Why we need to overcome our negative bias and six ways to do it
- The Constructionist Principle (words create worlds) – the filters through which we interpret the world create our reality in other words the map is not the territory. These filters shape our language, communications and day to day interactions; so focusing on possibilities rather than limitations helps us to generate a better future.
- The Simultaneity Principle (inquiry is an intervention) – systems move in the direction of the questions we most persistently ask and change happens from the moment we begin our inquiry; so consistently asking empowering questions plants the seeds of positive change.
- The Poetic Principle (we author our own histories) – people interact and learn through stories, and like poems and books the narratives that shape our lives are open to different interpretations; so we can enhance the prospects for success by replacing the stale old narratives of stress, conflicts and shortcomings with stories of individuals, programmes and organisations at their best.
- The Anticipatory Principle (our expectations inspire our actions) – what we do today is guided by our expectations of the future; so developing a motivating vision will help imbue our present day actions with hope, excitement, joy and other uplifting emotions that contribute to peak performance.
- The Positive Principle (positive images lead to positive actions) – positive emotions such as joy, compassion and empathy promote a resourceful mental state; so enhancing qualities like camaraderie, persistence, and resilience to setbacks will contribute to personal and organisation effectiveness.
- Individuals give events their meaning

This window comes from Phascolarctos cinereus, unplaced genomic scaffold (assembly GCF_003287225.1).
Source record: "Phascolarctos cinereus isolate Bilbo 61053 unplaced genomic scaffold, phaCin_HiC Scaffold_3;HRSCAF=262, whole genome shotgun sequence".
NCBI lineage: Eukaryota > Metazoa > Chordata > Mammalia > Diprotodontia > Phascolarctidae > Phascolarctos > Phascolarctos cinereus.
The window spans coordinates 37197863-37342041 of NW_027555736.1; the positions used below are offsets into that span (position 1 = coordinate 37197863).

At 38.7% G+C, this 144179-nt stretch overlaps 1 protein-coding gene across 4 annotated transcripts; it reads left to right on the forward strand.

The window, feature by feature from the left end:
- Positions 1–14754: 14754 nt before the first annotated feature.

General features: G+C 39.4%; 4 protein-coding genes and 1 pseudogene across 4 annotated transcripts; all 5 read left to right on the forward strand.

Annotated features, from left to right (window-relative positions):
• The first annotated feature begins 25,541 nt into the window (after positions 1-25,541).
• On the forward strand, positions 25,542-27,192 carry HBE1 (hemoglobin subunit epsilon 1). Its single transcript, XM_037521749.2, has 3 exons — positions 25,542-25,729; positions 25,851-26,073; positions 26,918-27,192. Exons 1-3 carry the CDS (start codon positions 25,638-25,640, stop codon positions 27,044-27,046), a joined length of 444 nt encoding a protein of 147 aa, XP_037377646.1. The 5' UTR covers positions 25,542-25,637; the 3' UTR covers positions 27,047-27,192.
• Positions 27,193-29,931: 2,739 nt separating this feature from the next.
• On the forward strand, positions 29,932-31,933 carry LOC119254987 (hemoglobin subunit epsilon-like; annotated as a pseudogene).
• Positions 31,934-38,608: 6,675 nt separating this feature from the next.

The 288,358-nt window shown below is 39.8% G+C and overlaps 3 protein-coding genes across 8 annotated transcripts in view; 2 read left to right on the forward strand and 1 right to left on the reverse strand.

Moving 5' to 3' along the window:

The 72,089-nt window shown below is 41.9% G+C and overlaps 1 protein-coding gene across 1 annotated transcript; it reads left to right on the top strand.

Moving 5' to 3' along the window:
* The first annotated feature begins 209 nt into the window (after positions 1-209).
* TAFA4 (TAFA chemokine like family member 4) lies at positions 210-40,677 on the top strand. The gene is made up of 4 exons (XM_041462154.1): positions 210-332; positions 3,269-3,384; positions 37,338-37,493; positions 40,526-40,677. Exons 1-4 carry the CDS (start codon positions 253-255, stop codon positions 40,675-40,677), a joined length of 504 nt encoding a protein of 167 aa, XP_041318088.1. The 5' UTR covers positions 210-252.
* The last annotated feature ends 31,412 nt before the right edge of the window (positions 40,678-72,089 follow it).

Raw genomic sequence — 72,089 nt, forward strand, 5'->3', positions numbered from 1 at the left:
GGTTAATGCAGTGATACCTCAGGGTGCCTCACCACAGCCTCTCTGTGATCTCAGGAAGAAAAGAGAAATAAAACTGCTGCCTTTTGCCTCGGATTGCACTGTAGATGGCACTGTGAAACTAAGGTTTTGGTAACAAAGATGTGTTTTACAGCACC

- What you focus on expands
- Words create worlds
- We are programmed to pay attention to negative aspects of a situation
- We can override our programming by exercising our “appreciative muscles”
Why highlight the negative?
Given the fact that Principle 5 can neutralise Principle 4, what is the point of introducing Principle 4 in the first place?
I believe that by highlighting the power of the negative we can provide a “safe space” in which to address those nagging doubts that many participants may harbour about AI. You know the sort of stuff that people feel and say – “this appreciative stuff is all very well but it won’t work in my [family, home, office, business, culture, country, etc.]”, “but sometimes we need to discuss bad stuff”, “I try to be positive but some things continue to wind me up” and most familiar of all “I’m not being negative, I’m just being realistic”. All of the above are justified sentiments, and I think we ignore such sentiments at our peril. Discussing them provides us with a valuable means of facilitating a new way of thinking in a manner that acknowledges the tenacious grip that “old paradigm thinking” holds on our individual and collective psyche. This helps the trainee to understand that negative feelings are reasonable though not always rational and that AI is a powerful way of addressing an inherent negative bias.
Velcro and Teflon
Even as a “born optimist” I know that this to be true. As Dr Rick Hanson, neuropsychologist and author of Hardwiring Happiness states “Our negative experiences stick to us like Velcro, while our positive experiences slide right off us like Teflon.” A typical example of this is my (internal) reaction to my children’s school grades. Even if most of the marks are high I am irresistibly drawn to the one or two lower grades. Of course as somebody versed in the art of “positive parenting” I would never give vent to the accompanying feelings of stress and urge to fix things but I feel these feelings nonetheless. Ok, if truth be told I probably do show these feelings more often than I should but at least I know that I shouldn’t!